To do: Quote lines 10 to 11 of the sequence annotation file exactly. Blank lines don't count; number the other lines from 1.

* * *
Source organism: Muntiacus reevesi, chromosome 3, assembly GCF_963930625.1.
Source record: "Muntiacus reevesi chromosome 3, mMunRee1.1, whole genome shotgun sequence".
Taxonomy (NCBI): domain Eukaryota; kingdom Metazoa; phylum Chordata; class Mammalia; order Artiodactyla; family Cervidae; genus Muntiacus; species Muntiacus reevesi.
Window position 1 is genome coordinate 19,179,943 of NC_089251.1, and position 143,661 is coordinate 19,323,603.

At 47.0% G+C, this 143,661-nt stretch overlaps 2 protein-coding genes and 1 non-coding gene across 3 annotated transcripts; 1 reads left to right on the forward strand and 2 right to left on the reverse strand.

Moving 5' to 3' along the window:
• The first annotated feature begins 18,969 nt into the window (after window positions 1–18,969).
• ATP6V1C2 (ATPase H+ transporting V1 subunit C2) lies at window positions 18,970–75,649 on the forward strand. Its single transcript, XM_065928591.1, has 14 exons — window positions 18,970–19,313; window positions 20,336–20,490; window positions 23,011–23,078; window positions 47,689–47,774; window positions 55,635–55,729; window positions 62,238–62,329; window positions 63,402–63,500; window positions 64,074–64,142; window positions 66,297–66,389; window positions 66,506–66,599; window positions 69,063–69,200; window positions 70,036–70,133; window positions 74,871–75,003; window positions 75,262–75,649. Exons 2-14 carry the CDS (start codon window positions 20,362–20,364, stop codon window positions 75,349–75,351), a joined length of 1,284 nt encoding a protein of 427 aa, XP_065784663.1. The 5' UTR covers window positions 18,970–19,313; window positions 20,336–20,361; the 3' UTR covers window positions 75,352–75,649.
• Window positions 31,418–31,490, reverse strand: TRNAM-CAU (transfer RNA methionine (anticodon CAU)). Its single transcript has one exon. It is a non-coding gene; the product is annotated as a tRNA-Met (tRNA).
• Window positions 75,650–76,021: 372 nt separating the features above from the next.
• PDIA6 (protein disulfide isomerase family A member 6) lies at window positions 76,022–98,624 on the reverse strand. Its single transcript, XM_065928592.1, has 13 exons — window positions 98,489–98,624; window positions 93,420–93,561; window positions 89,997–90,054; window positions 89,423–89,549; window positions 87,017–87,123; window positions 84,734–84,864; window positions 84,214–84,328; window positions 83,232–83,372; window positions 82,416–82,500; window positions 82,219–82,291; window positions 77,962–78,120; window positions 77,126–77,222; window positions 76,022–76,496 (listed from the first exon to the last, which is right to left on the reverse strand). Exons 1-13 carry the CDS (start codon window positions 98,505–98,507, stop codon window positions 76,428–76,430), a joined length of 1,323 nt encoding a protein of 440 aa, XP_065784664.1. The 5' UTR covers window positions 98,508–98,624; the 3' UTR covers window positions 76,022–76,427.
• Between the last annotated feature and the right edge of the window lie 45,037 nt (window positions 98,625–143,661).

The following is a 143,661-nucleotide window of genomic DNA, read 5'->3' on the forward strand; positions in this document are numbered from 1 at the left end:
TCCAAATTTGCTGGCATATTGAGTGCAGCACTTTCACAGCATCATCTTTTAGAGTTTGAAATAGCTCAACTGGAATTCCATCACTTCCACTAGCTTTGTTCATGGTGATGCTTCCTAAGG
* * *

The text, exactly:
• Window positions 75,650–76,021: 372 nt separating the features above from the next.
• PDIA6 (protein disulfide isomerase family A member 6) lies at window positions 76,022–98,624 on the reverse strand. Its single transcript, XM_065928592.1, has 13 exons — window positions 98,489–98,624; window positions 93,420–93,561; window positions 89,997–90,054; window positions 89,423–89,549; window positions 87,017–87,123; window positions 84,734–84,864; window positions 84,214–84,328; window positions 83,232–83,372; window positions 82,416–82,500; window positions 82,219–82,291; window positions 77,962–78,120; window positions 77,126–77,222; window positions 76,022–76,496 (listed from the first exon to the last, which is right to left on the reverse strand). Exons 1-13 carry the CDS (start codon window positions 98,505–98,507, stop codon window positions 76,428–76,430), a joined length of 1,323 nt encoding a protein of 440 aa, XP_065784664.1. The 5' UTR covers window positions 98,508–98,624; the 3' UTR covers window positions 76,022–76,427.